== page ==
I had someone come to me recently who was really into this ‘own nothing, control everything’ ideology. It made things really difficult to create a workable holistic plan for him. Everything came back to him not wanting anything in his name. 

That’s not how it works anymore.

Simply not putting your name on accounts or businesses most likely will not be enough to keep tax authorities from considering your business and assets as taxable. 

From an asset protection basis, we’re increasingly seeing judges looking beyond the name on the account, thus diluting some of the asset protection benefits high-net-worth people have enjoyed in the past.

The Operational Issues of Own Nothing, Control Everything

Own Nothing Control Everything

Trying to own nothing but control everything in this day and age will only cause you operational headaches.

Obviously, operational issues can be made easier by not only outsourcing but by working with higher-quality institutions – given a larger budget. This is one issue where, if you have $200 million, it’s easier than if you have $1 million. 

We recently had a client who sold a business for about $200 million. He did a more watered-down version of ‘own nothing, control everything’ by having structures that fed into a legal tax plan. 

There’s nothing wrong with having structures in place. 

What’s important to consider, though, is that the more structures you have in place, the more difficult and expensive it’s going to be to manage. The average affluent person may not need some of the things they’re being sold by these guys in the trust industry touting the ‘own nothing, control everything’ ideology. 

Once you have these trusts and corporate structures set up, you now have a beast to be fed. 

Those who sell structures make money by you renewing those structures and keeping them up to date on an annual basis. They will only help you to create a bigger beast. They’re driven by profits. They want you to have a bigger beast that you have to feed through them every year. 

I recently talked to one of my private bankers about how it would work if someone were to put all their assets in a trust. He said they would be moved from the private sector to the commercial division. They would no longer accept them in the private bank. 

Now, obviously, there are private banks that are very familiar with trust structures and even specialize in that, so I’m not saying it can’t be done. But operationally, there will be more forms to file, more layers to deal with, more headaches. 

This is not a one size fits all issue. I’m not saying that no one should have corporate structures or a trust. There are situations where that works very well for folks. 

What I am saying is to not buy stuff that you don’t understand and that you don’t necessarily need under the guise of it sounding sexy to own nothing, control everything. 

One thing I’ve found about the offshore business – even as I look back at my own interests in the very beginning – when you don’t fully understand all the rules or if you’re just looking at things from the sidelines, there’s this desire people have to be like a bond villain with 17 offshore companies in exotic places, with none of them in their name. 

But when you get in and actually start living like a Nomad Capitalist, you’ll realize the benefit of keeping things as simple as possible. You’ll want to know the simplest path to solve your problem and the simplest path to asset protection. And when you reach that point, you’ll realize that you don’t need 17 structures in Timbuktu.

One thing that really solidifies why “own nothing, control everything” is potentially dangerous for someone getting into this game is just that. If it’s your idea of creating some glamorous life, you’re going to fail with it.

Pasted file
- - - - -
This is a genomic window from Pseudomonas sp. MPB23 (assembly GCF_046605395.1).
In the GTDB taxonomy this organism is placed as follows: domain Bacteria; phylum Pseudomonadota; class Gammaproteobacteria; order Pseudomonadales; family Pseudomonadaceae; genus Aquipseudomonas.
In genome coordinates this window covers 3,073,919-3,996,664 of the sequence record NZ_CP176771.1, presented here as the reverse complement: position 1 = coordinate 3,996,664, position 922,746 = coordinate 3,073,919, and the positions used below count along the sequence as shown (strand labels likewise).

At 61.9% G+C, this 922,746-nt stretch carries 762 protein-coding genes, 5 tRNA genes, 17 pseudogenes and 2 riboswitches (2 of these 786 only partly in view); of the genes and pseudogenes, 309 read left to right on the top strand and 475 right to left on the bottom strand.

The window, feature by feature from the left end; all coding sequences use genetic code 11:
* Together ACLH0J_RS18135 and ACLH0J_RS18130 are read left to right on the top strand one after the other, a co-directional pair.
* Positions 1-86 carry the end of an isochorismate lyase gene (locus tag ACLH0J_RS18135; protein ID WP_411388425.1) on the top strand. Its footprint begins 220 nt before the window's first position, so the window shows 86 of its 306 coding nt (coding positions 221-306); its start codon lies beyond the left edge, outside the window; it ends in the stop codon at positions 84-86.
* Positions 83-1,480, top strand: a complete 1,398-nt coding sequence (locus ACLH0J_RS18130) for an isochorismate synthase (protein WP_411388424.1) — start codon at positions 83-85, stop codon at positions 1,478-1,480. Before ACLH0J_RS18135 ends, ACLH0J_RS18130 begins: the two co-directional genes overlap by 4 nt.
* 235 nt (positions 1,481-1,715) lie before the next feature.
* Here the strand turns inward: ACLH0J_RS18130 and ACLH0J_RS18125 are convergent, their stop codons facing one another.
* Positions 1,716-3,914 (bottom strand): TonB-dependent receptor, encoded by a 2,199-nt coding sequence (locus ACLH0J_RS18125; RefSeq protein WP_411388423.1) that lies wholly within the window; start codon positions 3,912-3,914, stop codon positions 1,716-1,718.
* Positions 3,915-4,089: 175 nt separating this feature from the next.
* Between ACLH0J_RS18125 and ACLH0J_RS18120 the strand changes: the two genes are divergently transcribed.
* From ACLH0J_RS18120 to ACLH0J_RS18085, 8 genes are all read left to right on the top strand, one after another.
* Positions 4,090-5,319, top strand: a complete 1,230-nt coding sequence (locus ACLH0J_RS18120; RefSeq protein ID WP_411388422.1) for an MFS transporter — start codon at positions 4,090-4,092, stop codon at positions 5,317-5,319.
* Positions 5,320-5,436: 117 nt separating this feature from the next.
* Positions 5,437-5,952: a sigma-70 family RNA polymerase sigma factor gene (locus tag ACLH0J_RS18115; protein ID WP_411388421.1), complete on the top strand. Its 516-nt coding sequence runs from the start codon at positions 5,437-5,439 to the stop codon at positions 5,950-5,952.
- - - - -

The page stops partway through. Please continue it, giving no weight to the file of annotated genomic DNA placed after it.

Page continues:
The best way I see people creating corporate structures and trusts is literally bit by bit. The more money you have, the more complication you can add while having more money to fund that complication. Coming in from scratch and just starting with this mindset can be potentially dangerous.

Go Where You’re Treated Best

We live in a world of transparency, reporting, and rules that allow countries to go after your international assets. You may not like that reality, but it is the reality of the world we live in.

It is getting harder and harder to hide anything. While “own nothing, control everything” worked in Rockefeller’s day, it’s not as effective for our situation.

Here at Nomad Capitalist, we’re of the mindset that, instead of working to “own nothing, control everything,” your efforts are best spent working to go where you’re treated best

Go where the taxes are lower.

Get citizenship in countries that will respect your privacy.

And create asset protection strategies that can hold up under the transparency of the world we live in.

Most importantly, keep it as simple as possible while ensuring you get the biggest benefit.

If you’re a high-net-worth individual, my team and I can help you legally and simply structure your assets and businesses to be used how you want by going where you’re treated best. Feel free to reach out to our team whenever you are ready.

Andrew Henderson
Last updated: Jan 29, 2021 at 11:33PM

Start Your Offshore Journey Today

The Nomad Capitalist team has helped hundreds of people create and execute holistic offshore plans to help them legally reduce their taxes, become dual citizens, and live the Nomad Capitalist lifestyle of success

Start Your Offshore Journey Today

The Nomad Capitalist team has helped hundreds of people create and execute prolific offshore plans to help them legally reduce their taxes, become dual citizens, and live the Nomad Capitalist lifestyle of successWould you like to be next?

Get Our Latest Offshore Strategies

Join our email list and we’ll send our best articles, videos and exclusive content right to your inbox. 

Its Free.

Read this next..

0 Comments

Submit a Comment

Your email address will not be published. Required fields are marked *

This site uses Akismet to reduce spam. Learn how your comment data is processed.